New high-throughput sequencing technologies have spurred explosive growth in the use of sequencing to discover mutations and structural variants in the human genome and in the number of projects to sequence and assemble new genomes.
Highly efficient algorithms have been developed to align next-generation sequences to genomes, and these algorithms use a variety of strategies to place repetitive reads.
Ambiguous mapping of sequences that are derived from repetitive regions makes it difficult to identify true polymorphisms and to reconstruct transcripts.
Short read lengths combined with mapping ambiguities lead to false reports of single-nucleotide polymorphisms, inserts, deletions and other sequence variants.
When assembling a genome de novo, repetitive sequences can lead to erroneous rearrangements, deletions, collapsed repeats and other assembly errors.
Long-range linking information from paired-end reads can overcome some of the difficulties in short-read assembly.
Repetitive DNA sequences are abundant in a broad range of species, from bacteria to mammals, and they cover nearly half of the human genome. Repeats have always presented technical challenges for sequence alignment and assembly programs. Next-generation sequencing projects, with their short read lengths and high data volumes, have made these challenges more difficult. From a computational perspective, repeats create ambiguities in alignment and assembly, which, in turn, can produce biases and errors when interpreting results. Simply ignoring repeats is not an option, as this creates problems of its own and may mean that important biological phenomena are missed. We discuss the computational problems surrounding repeats and describe strategies used by current bioinformatics systems to solve them.
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We thank K. Hansen for useful comments on an earlier draft.
The authors declare no competing financial interests.
- Next-generation sequencing
(NGS). Any of several technologies that sequence very large numbers of DNA fragments in parallel, producing millions or billions of short reads in a single run of an automated sequencer. By contrast, traditional Sanger sequencing only produces a few hundred reads per run.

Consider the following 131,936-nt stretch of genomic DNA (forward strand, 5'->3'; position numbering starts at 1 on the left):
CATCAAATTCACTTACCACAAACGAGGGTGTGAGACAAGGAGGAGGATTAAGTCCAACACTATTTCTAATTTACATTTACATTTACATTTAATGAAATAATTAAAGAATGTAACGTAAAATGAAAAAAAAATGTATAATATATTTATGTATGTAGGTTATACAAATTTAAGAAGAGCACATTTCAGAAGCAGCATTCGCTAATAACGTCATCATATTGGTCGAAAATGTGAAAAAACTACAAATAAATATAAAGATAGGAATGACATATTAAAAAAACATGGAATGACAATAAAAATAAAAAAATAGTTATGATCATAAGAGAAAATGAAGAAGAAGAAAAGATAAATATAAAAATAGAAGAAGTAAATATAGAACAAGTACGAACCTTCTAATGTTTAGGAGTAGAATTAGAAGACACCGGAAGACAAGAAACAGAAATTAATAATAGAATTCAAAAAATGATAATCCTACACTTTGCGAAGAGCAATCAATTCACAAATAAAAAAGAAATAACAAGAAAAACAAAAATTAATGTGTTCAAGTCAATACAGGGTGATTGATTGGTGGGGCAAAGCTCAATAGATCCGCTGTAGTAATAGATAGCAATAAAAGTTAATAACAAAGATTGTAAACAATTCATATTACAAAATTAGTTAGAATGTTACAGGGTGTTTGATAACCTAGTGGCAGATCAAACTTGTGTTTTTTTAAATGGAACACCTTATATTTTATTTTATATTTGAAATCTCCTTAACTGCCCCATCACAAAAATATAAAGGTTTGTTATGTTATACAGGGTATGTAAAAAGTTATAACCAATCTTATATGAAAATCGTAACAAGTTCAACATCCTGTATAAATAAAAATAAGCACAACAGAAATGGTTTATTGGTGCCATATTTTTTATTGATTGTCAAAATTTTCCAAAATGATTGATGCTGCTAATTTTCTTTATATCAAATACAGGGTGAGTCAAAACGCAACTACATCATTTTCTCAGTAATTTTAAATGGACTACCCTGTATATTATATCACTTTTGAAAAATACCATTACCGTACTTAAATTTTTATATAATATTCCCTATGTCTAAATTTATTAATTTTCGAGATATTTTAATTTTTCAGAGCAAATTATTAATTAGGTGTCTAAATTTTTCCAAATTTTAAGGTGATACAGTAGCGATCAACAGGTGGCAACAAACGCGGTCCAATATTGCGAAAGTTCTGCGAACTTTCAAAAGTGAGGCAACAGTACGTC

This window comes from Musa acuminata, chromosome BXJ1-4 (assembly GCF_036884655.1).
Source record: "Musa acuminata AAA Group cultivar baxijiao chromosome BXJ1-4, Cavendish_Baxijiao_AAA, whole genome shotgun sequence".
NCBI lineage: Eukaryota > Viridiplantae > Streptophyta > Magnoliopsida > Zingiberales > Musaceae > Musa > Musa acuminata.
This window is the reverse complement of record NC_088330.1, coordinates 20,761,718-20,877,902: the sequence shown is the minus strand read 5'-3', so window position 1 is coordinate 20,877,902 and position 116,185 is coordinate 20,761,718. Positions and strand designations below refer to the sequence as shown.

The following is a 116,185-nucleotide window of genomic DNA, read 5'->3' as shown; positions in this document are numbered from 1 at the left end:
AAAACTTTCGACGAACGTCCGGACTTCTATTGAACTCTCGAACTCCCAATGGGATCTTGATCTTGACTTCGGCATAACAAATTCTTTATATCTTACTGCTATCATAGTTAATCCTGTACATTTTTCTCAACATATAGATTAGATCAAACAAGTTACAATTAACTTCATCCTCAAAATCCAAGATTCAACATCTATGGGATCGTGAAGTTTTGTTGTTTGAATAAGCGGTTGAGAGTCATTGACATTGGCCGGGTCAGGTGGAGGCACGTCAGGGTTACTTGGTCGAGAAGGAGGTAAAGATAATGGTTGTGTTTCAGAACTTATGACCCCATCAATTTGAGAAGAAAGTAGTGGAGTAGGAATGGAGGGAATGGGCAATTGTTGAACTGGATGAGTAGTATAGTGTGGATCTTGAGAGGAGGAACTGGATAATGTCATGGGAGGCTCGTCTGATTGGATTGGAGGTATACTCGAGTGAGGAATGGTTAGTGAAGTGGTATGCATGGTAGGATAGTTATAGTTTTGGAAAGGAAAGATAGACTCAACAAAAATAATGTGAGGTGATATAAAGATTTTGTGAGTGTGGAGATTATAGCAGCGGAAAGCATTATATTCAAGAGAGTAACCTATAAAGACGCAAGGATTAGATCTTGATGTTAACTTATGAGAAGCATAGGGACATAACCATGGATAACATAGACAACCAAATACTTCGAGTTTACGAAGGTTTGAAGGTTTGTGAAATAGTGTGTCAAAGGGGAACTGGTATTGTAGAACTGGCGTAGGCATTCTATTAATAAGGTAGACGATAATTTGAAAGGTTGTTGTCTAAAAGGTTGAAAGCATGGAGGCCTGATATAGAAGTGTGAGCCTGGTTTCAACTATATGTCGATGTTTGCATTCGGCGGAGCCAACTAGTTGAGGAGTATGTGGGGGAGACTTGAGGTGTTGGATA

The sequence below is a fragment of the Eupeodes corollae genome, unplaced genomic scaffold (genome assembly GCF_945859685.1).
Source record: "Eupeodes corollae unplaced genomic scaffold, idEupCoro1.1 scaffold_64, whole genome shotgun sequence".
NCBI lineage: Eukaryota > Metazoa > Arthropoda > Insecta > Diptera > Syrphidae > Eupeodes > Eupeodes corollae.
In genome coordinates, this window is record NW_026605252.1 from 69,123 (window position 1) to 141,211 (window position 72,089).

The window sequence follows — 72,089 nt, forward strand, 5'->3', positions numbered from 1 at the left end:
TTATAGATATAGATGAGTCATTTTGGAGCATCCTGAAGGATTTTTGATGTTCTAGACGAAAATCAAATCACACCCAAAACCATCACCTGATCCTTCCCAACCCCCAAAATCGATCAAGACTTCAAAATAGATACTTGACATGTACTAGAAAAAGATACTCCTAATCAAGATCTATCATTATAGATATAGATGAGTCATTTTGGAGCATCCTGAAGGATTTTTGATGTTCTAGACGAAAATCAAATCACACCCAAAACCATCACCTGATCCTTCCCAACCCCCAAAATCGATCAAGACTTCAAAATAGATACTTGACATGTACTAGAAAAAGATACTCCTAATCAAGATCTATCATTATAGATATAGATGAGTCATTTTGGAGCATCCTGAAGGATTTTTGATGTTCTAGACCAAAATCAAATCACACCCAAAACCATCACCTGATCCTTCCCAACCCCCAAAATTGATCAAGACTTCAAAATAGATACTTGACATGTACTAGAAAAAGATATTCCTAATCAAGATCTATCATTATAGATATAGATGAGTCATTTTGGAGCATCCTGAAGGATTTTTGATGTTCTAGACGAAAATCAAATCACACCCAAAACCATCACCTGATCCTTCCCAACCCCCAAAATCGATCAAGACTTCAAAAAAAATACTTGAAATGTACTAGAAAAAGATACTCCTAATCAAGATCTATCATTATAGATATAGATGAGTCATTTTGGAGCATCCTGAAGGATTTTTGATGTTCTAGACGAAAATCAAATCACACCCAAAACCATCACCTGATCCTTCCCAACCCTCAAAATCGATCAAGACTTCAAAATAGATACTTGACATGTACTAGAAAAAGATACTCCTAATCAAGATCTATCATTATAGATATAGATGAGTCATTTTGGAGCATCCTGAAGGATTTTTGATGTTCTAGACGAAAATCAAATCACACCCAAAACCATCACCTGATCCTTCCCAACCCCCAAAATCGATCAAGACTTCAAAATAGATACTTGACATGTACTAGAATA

- Interspersed repeats
Identical or nearly identical DNA sequences that are separated by hundreds, thousands or even millions of nucleotides in the source genome. Repeats can be spread out through the genome by mechanisms such as transposition.
- Tandem repeats
DNA repeats (≥2bp in length) that are adjacent to each other and can involve as few as two copies or many thousands of copies. Centromeres and telomeres are largely comprised of tandem repeats.
- Short interspersed nuclear elements
(SINEs). Repetitive DNA elements that are typically 100–300 bp in length and spread throughout the genome (such as Alu repeats).
- Long interspersed nuclear elements
(LINEs). Repetitive DNA elements that are typically >300 bp in length and spread throughout the genome (such as L1 repeats).
A DNA sequence fragment (a 'read') that aligns to multiple positions in the reference genome and, consequently, creates ambiguity as to which location was the true source of the read.
- Paired-end reads
Reads that are sequenced from both ends of the same DNA fragment. These can be produced by a variety of sequencing protocols, and paired-end preparation is specific to a given sequencing technology. Some recent sequencing vendors use the terms 'paired end' and 'mate pair' to refer to different protocols, but these terms are generally synonymous.
- De Bruijn graph
A directed graph data structure representing overlaps between sequences. In the context of genome assembly, DNA sequence reads are broken up into fixed-length subsequences of length k, which are represented as nodes in the graph. Directed edges are created between nodes i and j if the last k–1 nucleotides of i match the first k–1 nucleotides of j. Reads become paths in the graph, and contigs are assembled by following longer paths.
Contiguous stretches of DNA that are constructed by an assembler from the raw reads produced by a sequencing machine.
- DNA fragment
In the sequencing process, millions of small fragments are randomly generated from a DNA sample. In paired-end sequencing, both ends of each fragment are sequenced, and the fragment length becomes the 'library' size.
A widely used statistic for assessing the contiguity of a genome assembly. The N50 value is computed by sorting all contigs in an assembly from largest to smallest, then cumulatively adding contig sizes starting with the largest and reporting the size of the contig that makes the total greater than or equal to 50% of the genome size. The N50 value is also used for scaffolds.
A scaffold is a collection of contigs that are linked together by paired end information with gaps separating the contigs.
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Treangen, T., Salzberg, S. Repetitive DNA and next-generation sequencing: computational challenges and solutions. Nat Rev Genet 13, 36–46 (2012). https://doi.org/10.1038/nrg3117
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